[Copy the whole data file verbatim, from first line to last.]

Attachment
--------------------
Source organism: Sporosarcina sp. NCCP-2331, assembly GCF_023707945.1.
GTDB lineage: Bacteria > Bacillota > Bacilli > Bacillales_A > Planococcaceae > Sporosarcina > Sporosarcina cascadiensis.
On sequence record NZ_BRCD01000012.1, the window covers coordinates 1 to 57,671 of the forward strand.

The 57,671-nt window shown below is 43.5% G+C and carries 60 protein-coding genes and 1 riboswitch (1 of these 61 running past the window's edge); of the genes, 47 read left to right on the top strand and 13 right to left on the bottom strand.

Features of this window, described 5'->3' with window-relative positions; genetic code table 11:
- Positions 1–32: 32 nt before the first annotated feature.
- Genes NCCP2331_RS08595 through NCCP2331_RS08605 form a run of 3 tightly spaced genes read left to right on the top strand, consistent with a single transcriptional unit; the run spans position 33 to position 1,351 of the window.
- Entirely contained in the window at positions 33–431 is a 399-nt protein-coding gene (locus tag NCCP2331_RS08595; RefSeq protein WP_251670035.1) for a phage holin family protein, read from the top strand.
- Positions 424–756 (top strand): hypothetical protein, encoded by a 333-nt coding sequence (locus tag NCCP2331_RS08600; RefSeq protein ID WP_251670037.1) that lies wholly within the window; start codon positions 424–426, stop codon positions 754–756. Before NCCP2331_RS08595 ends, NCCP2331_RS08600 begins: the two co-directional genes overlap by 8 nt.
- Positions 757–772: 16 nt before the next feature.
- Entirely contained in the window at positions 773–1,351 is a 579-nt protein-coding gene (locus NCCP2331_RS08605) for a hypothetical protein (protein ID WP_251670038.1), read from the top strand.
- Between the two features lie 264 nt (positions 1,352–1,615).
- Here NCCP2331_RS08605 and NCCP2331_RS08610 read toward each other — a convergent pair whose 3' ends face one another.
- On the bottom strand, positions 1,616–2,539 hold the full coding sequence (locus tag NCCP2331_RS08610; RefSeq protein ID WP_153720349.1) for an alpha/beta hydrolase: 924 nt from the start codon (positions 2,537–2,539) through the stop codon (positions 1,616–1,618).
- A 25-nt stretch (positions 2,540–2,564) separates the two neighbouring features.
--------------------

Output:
Source organism: Sporosarcina sp. NCCP-2331, assembly GCF_023707945.1.
GTDB lineage: Bacteria > Bacillota > Bacilli > Bacillales_A > Planococcaceae > Sporosarcina > Sporosarcina cascadiensis.
On sequence record NZ_BRCD01000012.1, the window covers coordinates 1 to 57,671 of the forward strand.

The 57,671-nt window shown below is 43.5% G+C and carries 60 protein-coding genes and 1 riboswitch (1 of these 61 running past the window's edge); of the genes, 47 read left to right on the top strand and 13 right to left on the bottom strand.

Features of this window, described 5'->3' with window-relative positions; genetic code table 11:
- Positions 1–32: 32 nt before the first annotated feature.
- Genes NCCP2331_RS08595 through NCCP2331_RS08605 form a run of 3 tightly spaced genes read left to right on the top strand, consistent with a single transcriptional unit; the run spans position 33 to position 1,351 of the window.
- Entirely contained in the window at positions 33–431 is a 399-nt protein-coding gene (locus tag NCCP2331_RS08595; RefSeq protein WP_251670035.1) for a phage holin family protein, read from the top strand.
- Positions 424–756 (top strand): hypothetical protein, encoded by a 333-nt coding sequence (locus tag NCCP2331_RS08600; RefSeq protein ID WP_251670037.1) that lies wholly within the window; start codon positions 424–426, stop codon positions 754–756. Before NCCP2331_RS08595 ends, NCCP2331_RS08600 begins: the two co-directional genes overlap by 8 nt.
- Positions 757–772: 16 nt before the next feature.
- Entirely contained in the window at positions 773–1,351 is a 579-nt protein-coding gene (locus NCCP2331_RS08605) for a hypothetical protein (protein ID WP_251670038.1), read from the top strand.
- Between the two features lie 264 nt (positions 1,352–1,615).
- Here NCCP2331_RS08605 and NCCP2331_RS08610 read toward each other — a convergent pair whose 3' ends face one another.
- On the bottom strand, positions 1,616–2,539 hold the full coding sequence (locus tag NCCP2331_RS08610; RefSeq protein ID WP_153720349.1) for an alpha/beta hydrolase: 924 nt from the start codon (positions 2,537–2,539) through the stop codon (positions 1,616–1,618).
- A 25-nt stretch (positions 2,540–2,564) separates the two neighbouring features.